As Texans make plans to celebrate the Fourth of July with picnics, grilling, camping and fireworks, Texas A&M Forest Service asks everyone to be careful with any outdoor activity that may cause a spark.
Independence Day is one of the top days for reported wildfires.
Approximately 90% of wildfires are caused by humans and their activities, and Independence Day is one of the top days for reported wildfires. With current drought conditions across most of the state, the public is encouraged to help protect Texans by preventing wildfires.
“Even though we will see temporary relief from the high temperatures, Texas is still in a drought and may have conditions that support wildfires as we head into the July 4th holiday,” said Bruce Woods, mitigation and prevention department head. “We encourage everyone to be cautious with fireworks and any outdoor activity that may cause a spark this weekend.”
Gulf moisture and a reprieve from triple digit temperatures will reduce the potential for significant wildfires that may impact communities. However, there is still a chance that wildfire ignitions may occur, and state and local fire officials advise everyone to be careful with activities outdoors.
“Take caution with your celebrations while you grill and enjoy fireworks with your family and friends,” said Karen Stafford, prevention program coordinator. “Remember to do your part, and don’t let a wildfire start.”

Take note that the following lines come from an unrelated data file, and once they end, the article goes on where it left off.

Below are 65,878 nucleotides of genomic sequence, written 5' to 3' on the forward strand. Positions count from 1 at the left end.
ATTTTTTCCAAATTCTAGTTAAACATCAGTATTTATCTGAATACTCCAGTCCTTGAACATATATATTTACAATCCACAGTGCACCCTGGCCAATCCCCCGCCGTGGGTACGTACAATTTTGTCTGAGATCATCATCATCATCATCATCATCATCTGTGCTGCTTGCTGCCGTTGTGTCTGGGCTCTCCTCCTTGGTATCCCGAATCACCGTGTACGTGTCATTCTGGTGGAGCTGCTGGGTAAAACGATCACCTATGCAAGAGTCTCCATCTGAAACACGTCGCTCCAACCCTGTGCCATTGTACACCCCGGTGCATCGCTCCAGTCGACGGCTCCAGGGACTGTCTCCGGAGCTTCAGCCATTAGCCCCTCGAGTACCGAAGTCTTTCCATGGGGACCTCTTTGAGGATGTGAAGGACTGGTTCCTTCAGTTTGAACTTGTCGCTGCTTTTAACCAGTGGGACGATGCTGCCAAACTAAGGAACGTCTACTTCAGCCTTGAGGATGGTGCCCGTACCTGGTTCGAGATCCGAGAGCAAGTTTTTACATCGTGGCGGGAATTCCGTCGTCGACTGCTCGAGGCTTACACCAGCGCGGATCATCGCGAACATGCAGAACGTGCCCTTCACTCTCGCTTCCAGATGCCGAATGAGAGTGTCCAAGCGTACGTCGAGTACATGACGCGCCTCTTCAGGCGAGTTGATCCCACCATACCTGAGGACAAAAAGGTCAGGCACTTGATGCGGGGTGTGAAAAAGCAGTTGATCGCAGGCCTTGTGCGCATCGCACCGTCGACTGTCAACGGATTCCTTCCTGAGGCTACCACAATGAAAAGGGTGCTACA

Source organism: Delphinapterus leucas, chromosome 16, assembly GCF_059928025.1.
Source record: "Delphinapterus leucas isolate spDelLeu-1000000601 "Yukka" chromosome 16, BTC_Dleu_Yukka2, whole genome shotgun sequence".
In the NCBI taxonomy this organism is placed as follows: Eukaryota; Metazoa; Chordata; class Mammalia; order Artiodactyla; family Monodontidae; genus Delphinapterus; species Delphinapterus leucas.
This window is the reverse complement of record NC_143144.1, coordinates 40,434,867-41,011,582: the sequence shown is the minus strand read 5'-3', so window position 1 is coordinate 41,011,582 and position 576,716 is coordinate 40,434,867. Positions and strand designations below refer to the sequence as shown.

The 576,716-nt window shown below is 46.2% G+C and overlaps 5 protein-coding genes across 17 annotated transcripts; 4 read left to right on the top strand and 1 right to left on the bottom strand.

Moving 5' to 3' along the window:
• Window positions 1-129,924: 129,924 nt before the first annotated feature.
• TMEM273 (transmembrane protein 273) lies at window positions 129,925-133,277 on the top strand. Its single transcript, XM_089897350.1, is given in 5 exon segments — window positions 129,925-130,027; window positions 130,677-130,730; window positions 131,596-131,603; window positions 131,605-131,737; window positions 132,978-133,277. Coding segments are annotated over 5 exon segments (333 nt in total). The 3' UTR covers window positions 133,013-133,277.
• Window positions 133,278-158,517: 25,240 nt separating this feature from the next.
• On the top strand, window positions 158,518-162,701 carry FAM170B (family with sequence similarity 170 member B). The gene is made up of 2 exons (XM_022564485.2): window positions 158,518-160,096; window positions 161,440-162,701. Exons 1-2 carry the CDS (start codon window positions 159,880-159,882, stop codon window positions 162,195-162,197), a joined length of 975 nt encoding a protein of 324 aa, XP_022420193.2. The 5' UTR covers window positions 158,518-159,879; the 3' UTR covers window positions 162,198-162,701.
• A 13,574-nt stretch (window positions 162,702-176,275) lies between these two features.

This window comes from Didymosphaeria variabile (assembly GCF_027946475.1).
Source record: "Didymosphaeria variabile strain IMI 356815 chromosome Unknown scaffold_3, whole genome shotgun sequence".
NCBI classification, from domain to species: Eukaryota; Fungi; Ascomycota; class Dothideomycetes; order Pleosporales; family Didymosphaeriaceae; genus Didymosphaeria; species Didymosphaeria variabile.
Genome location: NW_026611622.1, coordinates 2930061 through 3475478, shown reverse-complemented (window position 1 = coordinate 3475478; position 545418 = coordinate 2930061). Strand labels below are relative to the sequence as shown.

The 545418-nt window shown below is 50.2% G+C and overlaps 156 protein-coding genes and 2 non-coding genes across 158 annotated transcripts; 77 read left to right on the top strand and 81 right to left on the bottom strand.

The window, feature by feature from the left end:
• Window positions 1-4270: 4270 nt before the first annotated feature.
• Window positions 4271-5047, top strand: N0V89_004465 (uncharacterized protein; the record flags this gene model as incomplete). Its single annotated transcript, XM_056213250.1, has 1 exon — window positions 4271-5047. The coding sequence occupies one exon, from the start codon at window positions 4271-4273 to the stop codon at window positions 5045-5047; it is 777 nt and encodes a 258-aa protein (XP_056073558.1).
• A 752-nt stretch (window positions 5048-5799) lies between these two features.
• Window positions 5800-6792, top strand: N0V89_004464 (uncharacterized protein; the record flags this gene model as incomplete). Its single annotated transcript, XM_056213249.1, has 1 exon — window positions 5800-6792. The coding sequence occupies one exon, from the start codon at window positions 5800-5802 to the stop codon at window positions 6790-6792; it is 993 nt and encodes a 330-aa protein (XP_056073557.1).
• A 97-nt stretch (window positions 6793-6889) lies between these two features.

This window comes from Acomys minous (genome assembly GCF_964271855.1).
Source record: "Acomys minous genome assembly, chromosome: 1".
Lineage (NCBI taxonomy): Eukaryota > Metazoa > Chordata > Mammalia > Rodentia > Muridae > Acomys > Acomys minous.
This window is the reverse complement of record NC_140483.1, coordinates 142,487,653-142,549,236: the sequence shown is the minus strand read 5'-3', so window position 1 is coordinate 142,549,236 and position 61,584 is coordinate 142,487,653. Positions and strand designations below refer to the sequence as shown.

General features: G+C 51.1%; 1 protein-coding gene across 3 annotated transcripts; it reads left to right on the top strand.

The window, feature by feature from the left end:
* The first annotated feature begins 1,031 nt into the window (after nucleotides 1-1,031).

Safely enjoy fireworks
The safest way to enjoy fireworks is to attend a public firework show conducted by professionals. If you are going to set off your own fireworks, follow these safety tips:
• Before you celebrate, always check with local government officials for any burn bans or other restrictions. Be sure to comply with all restrictions.
• Read and follow all warnings and instruction labels on fireworks.
• Use fireworks only under close adult supervision and in safe areas away from structures, dry grass and brush.
• Keep a hose, bucket of water and wet towels nearby in case of a malfunction or fire.
• Dispose of used fireworks in a bucket of water.
• Never ignite fireworks in a container, especially a glass or metal container.
To help prevent wildfires, follow these additional tips:
• Avoid parking and idling in tall, dry grass. Catalytic converters can get hot enough to ignite the grass under a vehicle.
• Ensure chains and other metal parts aren’t dragging from your vehicle—they throw sparks.
• Avoid placing your grill near flammable vegetation or materials, never leave your grill unattended, and ensure coals are completely extinguished when you are done.
Burn bans and fireworks restrictions are determined by county government. Texas A&M Forest Service does not take a position on the use of fireworks, nor does the agency determine, set or lift restrictions.